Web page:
The concept of a personal legacy is intriguing; the notion that, when you cease to exist, the impact of your life will still be felt by others.
Most want to be remembered for their achievements, their ideas, their contribution to a field. Sir Terence Conran has an impressive and growing legacy: famed restaurateur, retailer, writer, and designer. But having formed the Conran Design Group in 1956, his first design agency, he sold it to Havas in 1990. When one inherits an eminent name like his, big boots are left on the doorstep.
Stepping into his size tens were Thom Newton and Lee Hoddy, respectively chief executive and creative partner at Conran Design Group, who have worked together for some 20 years. On a Monday lunchtime, we meet at a restaurant near the new Havas village in Kings Cross, and after deciding a bottle is better economy than three glasses, discuss the changing face of a company they entered “sort of by accident.”
“This is the first time we’ve done one of these, you’ll have to go gently on us,” Newton says, before we’re interrupted by a bottle-laden waiter. I ask how one “accidentally” takes the helm of an internationally renowned design agency. “Havas were working out what to do with the Conran Design Group,” he says. “They bought the brand from Sir Terence several years earlier, but it wasn’t really developing and flourishing in the way they hoped, so they were looking around, and at the time we had a business (35 Communications) that sort of dove-tailed with Conran, but didn’t compete. So we were effectively brought into the group in 2008, and then latterly, two years in we merged.”
The agency is a startling growth story. Winning contracts with a plethora of household names has accelerated growth to 167 per cent over the last four years, far outpacing others in its field. The growth was achieved through ground up restructuring, by reinventing the brand’s output, focus, and purpose. “When we first came here it was much more niche, much more aligned to retail design, identity work. There wasn’t much breadth. It was fairly pure play and quite small – probably only £2.5m of income, with 35 people,” says Newton.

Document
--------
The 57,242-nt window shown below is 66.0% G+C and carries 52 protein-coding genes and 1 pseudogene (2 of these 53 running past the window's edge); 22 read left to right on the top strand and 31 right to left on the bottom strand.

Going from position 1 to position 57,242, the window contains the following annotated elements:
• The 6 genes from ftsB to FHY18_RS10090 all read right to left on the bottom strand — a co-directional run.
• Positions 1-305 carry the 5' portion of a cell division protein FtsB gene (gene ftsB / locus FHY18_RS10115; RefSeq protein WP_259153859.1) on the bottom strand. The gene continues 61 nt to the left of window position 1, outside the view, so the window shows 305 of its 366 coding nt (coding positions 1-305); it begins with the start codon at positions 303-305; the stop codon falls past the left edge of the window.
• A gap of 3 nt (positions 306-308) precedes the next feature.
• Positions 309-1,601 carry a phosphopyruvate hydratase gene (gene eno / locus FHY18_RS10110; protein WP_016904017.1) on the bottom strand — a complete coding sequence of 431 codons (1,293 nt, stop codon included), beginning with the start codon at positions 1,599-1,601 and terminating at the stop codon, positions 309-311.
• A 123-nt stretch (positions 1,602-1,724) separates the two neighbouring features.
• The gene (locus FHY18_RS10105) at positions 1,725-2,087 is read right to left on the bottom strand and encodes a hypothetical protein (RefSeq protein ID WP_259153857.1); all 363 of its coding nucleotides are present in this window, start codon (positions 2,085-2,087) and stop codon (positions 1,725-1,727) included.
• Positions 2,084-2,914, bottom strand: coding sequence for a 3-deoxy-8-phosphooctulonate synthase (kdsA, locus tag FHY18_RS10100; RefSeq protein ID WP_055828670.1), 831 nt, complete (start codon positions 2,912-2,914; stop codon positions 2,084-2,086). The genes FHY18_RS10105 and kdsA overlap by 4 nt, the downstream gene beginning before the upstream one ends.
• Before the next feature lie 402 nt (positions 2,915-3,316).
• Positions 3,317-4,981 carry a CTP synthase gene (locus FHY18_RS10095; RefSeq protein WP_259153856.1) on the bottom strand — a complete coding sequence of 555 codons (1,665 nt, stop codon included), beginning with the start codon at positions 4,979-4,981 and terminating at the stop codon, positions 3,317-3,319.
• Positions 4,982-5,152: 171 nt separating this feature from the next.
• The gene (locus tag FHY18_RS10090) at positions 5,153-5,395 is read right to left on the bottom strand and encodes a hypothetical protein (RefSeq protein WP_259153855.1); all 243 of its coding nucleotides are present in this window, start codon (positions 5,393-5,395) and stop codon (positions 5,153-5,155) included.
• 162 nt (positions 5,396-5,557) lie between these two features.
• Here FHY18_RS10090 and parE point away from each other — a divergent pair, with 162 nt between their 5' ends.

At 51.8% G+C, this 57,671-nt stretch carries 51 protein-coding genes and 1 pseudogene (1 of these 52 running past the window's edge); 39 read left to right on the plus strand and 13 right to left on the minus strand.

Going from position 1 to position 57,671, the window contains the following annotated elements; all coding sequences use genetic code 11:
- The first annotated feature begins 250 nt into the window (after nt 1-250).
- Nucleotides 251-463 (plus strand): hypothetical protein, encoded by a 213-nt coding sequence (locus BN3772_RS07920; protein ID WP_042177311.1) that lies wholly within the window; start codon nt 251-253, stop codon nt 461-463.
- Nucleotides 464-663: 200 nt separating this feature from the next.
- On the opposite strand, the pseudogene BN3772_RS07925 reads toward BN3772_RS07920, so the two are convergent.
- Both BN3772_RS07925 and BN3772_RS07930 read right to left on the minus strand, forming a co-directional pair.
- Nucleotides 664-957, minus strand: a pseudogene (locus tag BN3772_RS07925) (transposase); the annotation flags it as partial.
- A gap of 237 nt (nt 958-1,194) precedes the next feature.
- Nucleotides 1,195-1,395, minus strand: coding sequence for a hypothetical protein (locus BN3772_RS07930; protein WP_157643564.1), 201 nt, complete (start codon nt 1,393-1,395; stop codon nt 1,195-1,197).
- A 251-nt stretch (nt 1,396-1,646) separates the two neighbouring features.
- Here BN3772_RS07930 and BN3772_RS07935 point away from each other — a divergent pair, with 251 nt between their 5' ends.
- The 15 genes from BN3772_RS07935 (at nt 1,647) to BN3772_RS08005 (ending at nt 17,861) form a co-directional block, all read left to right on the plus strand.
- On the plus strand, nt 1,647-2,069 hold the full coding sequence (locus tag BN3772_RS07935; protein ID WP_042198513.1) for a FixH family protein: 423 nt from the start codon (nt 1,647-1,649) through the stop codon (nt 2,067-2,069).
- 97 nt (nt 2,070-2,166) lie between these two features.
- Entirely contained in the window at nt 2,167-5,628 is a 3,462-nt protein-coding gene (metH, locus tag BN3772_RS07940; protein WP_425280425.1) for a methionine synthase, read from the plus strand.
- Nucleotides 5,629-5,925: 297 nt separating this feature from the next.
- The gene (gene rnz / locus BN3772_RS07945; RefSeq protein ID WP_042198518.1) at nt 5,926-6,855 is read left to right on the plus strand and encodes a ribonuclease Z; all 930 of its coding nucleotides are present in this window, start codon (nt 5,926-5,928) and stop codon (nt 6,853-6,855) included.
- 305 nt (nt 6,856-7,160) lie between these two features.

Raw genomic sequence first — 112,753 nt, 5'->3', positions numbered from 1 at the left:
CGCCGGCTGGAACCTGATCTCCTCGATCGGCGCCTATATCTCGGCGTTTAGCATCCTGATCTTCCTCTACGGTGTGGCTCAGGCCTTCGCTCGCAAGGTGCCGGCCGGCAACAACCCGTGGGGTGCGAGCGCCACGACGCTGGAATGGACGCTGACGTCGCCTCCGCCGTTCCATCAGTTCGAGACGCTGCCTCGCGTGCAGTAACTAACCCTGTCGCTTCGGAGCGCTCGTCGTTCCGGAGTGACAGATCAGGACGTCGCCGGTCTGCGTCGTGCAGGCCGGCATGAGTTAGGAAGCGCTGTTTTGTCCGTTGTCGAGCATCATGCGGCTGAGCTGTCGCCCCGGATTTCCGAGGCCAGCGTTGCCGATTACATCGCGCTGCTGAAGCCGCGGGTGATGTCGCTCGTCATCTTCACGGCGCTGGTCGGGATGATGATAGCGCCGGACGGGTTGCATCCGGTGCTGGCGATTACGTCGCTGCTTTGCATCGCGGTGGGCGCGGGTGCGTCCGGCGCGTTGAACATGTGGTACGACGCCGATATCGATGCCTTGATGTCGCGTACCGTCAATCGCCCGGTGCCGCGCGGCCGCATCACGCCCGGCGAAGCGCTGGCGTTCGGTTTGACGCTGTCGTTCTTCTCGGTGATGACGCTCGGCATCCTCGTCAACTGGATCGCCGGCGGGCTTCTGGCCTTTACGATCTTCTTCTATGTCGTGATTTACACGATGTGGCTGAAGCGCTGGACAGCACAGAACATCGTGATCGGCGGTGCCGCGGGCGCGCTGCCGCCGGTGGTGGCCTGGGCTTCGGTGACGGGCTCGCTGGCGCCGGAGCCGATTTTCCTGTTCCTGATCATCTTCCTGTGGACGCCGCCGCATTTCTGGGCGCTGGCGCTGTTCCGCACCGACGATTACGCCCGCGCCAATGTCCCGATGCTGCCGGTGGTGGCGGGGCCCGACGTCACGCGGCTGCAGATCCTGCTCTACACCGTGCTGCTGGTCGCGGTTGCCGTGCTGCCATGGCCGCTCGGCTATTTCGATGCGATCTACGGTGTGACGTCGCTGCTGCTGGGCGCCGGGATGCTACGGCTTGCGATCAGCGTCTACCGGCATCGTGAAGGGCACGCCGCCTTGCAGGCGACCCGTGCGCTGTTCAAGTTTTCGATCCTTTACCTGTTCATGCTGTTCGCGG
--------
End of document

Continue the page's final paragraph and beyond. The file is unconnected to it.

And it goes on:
“When the Havas group invested in the name it was exactly for that reason: it was seen as a real iconic British brand that was synonymous with design,” says Newton. “And then when they got it they kind of didn’t know what to do with it. But in that period it became less attuned to the current design environment, and subsequently, less relevant. I don’t think it would be fair to say it was declining, but it certainly wasn’t growing. It had lost it’s way – stagnated a little bit.”
Why then, if the business was plateauing, would they stick with the Conran name, rather than their own, successful brand? “At the creation of Conran there was a philosophy – ‘the democratisation of design’ – which is about helping people understand how design can be relevant in an everyday context, and we really bought into that,” says Newton. “I think we always felt that it was a massive opportunity if we could get it right; if we could bring it up to date, make that heritage relevant in a modern context, then it would be a real asset,” adds Hoddy.
Carrying that weight – of heritage and legacy – while making their own mark, seems an unenviable task. How do you keep the flavour while adding new ingredients? “In the early days it was a bit of a weight to carry,” admits Newton. “You’d go into a meeting and everyone would know the name, and they knew it was British, and they knew it meant design. But they didn’t know anything else. So you spent the first portion of any meeting resetting their expectations around what we did, and the relevance of that.”
“It was like turning an oil tanker around a little bit,” adds Newton. I ask whether such prestige in a name was both boon and burden. “It really was,” he says. “It was great because it got us in the door. But then when we got there we had to spend quite a bit of time re-engineering what it meant!”
The sea change at Conran Design Group spawns from the evolution of the industry the pair have witnessed during their careers. “How old do you think we are!?” Newton roars, when I suggest he might have started off before ubiquitous computing.
“The problem that the design industry had is that it was seen as being a little bit precious,” he says. “A client would bring a brief to an agency, they would go away and conjure up some black magic and then bring back a solution. It wasn’t very accessible; it wasn’t very collaborative or open to input or discussion. I think what we were drawn to was exactly the opposite, it was about showing what design can do.”
It works across myriad fields, from producing prestige gold embossed financial reports for Burberry, to creating 3D design environments for Royal Dutch Shell. But the work I think best exemplifies its purpose is with the pharmaceutical industry.
“The role design can play in a pharma or healthcare business is really quite profound,” says Newton. “Just by trying to connect patients, carers, or people involved to those who can support their requirements. It’s making packaging clearer; it’s making the usage criteria easier to understand. Just really basic stuff that’s easy to fix, but pharma companies had never really looked at it in that way. They tend to be technical practitioners, rather than from a communicator industry.”
Despite having sold the agency some 17 years prior, Sir Terence Conran kicked up a fuss in 2008 at the first whiff of international expansion, concerned that his name would be discredited. But Conran Design Group today, while bearing his name, is not his legacy alone. It has been tastefully reborn with a nod to his mode and philosophy.